The precursory film in New York was dramatically concluded with a collection that shows Pugh's softer side.
The film that Gareth Pugh had debuted at an installation during New York Fashion Week was supposed to be a precursor and whilst it got the mood and the colour palette spot on, you would not have been able to guess the sort of shape shifting that Pugh would show in Paris. At the Palais de Tokyo yesterday, Matthew Stone's reworking of the theme from Requiem for a Dream languidly introduced a collection that moved away from the previous monochrome precision and prickly textures. Everything played around with shades of grey and combined with the make-up that shaded the models' faces andthe hair that was tinted a dusky mauve, it was as if a layer of dust had settled on everything. The soft textures seen in the womenswear balanced different fabrications in each ensemble with shapes that were flowing as opposed to restrictive and where previously Pugh's models looked like they were stomping out ready for a war of sorts, here they floated and came out with a sort of dark serenity. The menswear collection toyed with the same shape vocabulary as previous collections with perhaps a bigger emphasis on structure. For lovers of Pugh's dramatics, spike-headed headpieces that fanned out like a Sun King/Queen headpiece offset the soft fabrics.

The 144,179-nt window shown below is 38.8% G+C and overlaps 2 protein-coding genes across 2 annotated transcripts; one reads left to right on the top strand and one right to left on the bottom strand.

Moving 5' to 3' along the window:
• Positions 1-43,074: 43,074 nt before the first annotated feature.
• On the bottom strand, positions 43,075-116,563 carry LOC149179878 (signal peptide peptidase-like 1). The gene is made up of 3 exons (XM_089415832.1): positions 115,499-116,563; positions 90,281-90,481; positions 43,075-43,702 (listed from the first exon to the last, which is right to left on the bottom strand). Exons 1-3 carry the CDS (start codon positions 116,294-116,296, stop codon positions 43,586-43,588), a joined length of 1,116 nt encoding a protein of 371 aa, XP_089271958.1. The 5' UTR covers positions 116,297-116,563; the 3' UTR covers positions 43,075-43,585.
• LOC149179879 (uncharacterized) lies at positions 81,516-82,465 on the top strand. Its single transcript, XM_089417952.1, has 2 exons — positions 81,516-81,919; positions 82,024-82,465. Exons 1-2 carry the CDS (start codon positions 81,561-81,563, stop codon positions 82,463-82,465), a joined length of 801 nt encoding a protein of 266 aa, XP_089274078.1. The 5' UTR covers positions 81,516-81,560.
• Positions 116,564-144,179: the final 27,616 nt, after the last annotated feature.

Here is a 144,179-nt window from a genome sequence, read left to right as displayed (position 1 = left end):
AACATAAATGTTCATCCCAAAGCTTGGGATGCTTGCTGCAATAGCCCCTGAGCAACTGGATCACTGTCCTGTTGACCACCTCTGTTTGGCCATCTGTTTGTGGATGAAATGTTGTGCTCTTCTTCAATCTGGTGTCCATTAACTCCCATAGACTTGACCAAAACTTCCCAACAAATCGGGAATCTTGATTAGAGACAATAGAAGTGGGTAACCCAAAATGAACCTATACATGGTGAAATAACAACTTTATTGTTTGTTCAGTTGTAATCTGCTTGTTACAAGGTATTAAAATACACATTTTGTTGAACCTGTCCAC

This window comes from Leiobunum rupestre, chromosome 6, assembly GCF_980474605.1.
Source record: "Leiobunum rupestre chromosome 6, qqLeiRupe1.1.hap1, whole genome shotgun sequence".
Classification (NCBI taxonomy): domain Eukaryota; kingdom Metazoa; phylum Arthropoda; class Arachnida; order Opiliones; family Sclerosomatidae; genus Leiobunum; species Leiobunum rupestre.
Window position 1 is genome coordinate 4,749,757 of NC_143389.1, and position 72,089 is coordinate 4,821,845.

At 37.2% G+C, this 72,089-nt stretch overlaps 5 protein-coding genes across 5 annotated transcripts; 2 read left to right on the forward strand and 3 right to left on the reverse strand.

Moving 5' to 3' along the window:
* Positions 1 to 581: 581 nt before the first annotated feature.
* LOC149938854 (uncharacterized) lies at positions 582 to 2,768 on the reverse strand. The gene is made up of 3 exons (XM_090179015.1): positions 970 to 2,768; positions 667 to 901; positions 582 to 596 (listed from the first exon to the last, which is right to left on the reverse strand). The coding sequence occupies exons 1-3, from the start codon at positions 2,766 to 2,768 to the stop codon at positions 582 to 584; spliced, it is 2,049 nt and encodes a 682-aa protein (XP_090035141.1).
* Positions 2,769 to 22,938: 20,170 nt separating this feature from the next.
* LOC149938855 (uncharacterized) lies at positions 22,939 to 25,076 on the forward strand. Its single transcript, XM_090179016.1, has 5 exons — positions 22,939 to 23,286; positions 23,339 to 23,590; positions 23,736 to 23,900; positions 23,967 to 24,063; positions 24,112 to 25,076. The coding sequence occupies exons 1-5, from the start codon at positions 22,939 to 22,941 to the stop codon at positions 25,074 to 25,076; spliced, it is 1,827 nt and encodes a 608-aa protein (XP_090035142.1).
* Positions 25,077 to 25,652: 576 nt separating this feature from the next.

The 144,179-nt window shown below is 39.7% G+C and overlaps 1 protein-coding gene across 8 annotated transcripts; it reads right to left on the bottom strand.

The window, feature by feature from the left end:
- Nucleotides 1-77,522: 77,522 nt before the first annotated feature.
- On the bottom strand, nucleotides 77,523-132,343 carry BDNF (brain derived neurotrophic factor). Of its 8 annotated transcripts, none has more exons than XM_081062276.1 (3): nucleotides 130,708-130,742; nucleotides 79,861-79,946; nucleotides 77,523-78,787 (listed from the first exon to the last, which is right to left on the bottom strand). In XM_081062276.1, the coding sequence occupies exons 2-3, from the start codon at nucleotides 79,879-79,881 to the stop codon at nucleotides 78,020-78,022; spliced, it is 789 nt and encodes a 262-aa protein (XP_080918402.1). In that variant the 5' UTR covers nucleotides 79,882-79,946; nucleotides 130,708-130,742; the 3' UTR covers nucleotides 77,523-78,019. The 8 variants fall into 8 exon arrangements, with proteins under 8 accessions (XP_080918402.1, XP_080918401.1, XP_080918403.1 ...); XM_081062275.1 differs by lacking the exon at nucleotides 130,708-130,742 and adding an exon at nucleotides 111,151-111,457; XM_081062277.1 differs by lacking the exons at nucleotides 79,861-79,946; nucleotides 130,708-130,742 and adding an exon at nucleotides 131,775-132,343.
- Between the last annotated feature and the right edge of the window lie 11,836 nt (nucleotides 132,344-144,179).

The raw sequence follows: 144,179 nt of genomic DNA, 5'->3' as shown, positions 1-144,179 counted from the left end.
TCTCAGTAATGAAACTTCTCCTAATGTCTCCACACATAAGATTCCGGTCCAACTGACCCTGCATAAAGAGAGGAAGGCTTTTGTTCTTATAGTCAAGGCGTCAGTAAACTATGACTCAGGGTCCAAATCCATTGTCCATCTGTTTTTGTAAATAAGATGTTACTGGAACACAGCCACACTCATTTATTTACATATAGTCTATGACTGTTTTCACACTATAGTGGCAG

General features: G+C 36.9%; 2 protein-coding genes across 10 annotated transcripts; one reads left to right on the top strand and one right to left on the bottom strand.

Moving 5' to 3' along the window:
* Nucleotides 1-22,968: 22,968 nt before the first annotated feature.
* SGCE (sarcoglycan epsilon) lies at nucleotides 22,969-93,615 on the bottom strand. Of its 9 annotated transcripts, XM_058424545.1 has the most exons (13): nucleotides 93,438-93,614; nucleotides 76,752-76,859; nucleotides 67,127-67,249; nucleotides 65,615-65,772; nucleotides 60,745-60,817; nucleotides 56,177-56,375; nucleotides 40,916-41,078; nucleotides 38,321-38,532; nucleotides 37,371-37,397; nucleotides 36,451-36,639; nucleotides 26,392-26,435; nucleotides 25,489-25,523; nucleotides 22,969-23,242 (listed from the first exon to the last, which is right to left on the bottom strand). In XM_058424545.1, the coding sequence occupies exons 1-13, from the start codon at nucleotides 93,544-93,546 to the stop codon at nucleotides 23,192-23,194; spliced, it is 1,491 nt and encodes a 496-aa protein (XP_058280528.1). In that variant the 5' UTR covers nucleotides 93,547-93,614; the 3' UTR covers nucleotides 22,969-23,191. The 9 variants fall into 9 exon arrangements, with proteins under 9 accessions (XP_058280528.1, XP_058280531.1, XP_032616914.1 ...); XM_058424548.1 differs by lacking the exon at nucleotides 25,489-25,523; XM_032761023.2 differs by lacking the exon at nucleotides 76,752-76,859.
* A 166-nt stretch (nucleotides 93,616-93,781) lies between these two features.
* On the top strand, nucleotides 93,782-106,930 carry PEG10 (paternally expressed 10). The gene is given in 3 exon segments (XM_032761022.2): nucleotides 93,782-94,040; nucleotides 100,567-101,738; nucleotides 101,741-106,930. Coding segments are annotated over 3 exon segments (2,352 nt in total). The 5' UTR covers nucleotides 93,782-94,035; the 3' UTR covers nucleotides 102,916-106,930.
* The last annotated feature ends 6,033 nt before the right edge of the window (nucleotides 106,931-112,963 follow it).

With a front row that boasted Rihanna (she couldn't stop declaring how she "loved it"), Terence Koh, Michael Stipe and Daphne Guinness, what was once a certain type of clientale/fanbase for Pugh has surely expanded somewhat and this collection is yet another milestone in Pugh's establishment in Paris.
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